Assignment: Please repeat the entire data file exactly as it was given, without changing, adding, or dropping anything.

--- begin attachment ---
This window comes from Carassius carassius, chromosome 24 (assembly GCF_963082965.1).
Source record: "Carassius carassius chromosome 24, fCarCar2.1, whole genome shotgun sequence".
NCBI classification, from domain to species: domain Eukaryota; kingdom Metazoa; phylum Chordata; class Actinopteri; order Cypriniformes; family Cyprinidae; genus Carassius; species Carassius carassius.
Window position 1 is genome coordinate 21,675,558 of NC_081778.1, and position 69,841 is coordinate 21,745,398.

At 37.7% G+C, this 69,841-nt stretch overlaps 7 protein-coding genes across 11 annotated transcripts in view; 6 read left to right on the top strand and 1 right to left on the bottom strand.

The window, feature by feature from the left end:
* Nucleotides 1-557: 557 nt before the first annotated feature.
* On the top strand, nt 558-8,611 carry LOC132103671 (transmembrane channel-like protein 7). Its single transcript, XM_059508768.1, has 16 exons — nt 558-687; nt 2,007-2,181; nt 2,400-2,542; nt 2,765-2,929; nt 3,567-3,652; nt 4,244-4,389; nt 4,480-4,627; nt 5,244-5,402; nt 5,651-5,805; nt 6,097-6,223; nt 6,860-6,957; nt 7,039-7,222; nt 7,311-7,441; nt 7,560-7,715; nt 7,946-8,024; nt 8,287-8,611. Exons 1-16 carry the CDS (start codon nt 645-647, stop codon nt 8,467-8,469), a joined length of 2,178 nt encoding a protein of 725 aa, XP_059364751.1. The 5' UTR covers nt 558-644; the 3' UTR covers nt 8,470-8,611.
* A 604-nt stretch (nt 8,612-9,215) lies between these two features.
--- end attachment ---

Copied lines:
This window comes from Carassius carassius, chromosome 24 (assembly GCF_963082965.1).
Source record: "Carassius carassius chromosome 24, fCarCar2.1, whole genome shotgun sequence".
NCBI classification, from domain to species: domain Eukaryota; kingdom Metazoa; phylum Chordata; class Actinopteri; order Cypriniformes; family Cyprinidae; genus Carassius; species Carassius carassius.
Window position 1 is genome coordinate 21,675,558 of NC_081778.1, and position 69,841 is coordinate 21,745,398.

At 37.7% G+C, this 69,841-nt stretch overlaps 7 protein-coding genes across 11 annotated transcripts in view; 6 read left to right on the top strand and 1 right to left on the bottom strand.

The window, feature by feature from the left end:
* Nucleotides 1-557: 557 nt before the first annotated feature.
* On the top strand, nt 558-8,611 carry LOC132103671 (transmembrane channel-like protein 7). Its single transcript, XM_059508768.1, has 16 exons — nt 558-687; nt 2,007-2,181; nt 2,400-2,542; nt 2,765-2,929; nt 3,567-3,652; nt 4,244-4,389; nt 4,480-4,627; nt 5,244-5,402; nt 5,651-5,805; nt 6,097-6,223; nt 6,860-6,957; nt 7,039-7,222; nt 7,311-7,441; nt 7,560-7,715; nt 7,946-8,024; nt 8,287-8,611. Exons 1-16 carry the CDS (start codon nt 645-647, stop codon nt 8,467-8,469), a joined length of 2,178 nt encoding a protein of 725 aa, XP_059364751.1. The 5' UTR covers nt 558-644; the 3' UTR covers nt 8,470-8,611.
* A 604-nt stretch (nt 8,612-9,215) lies between these two features.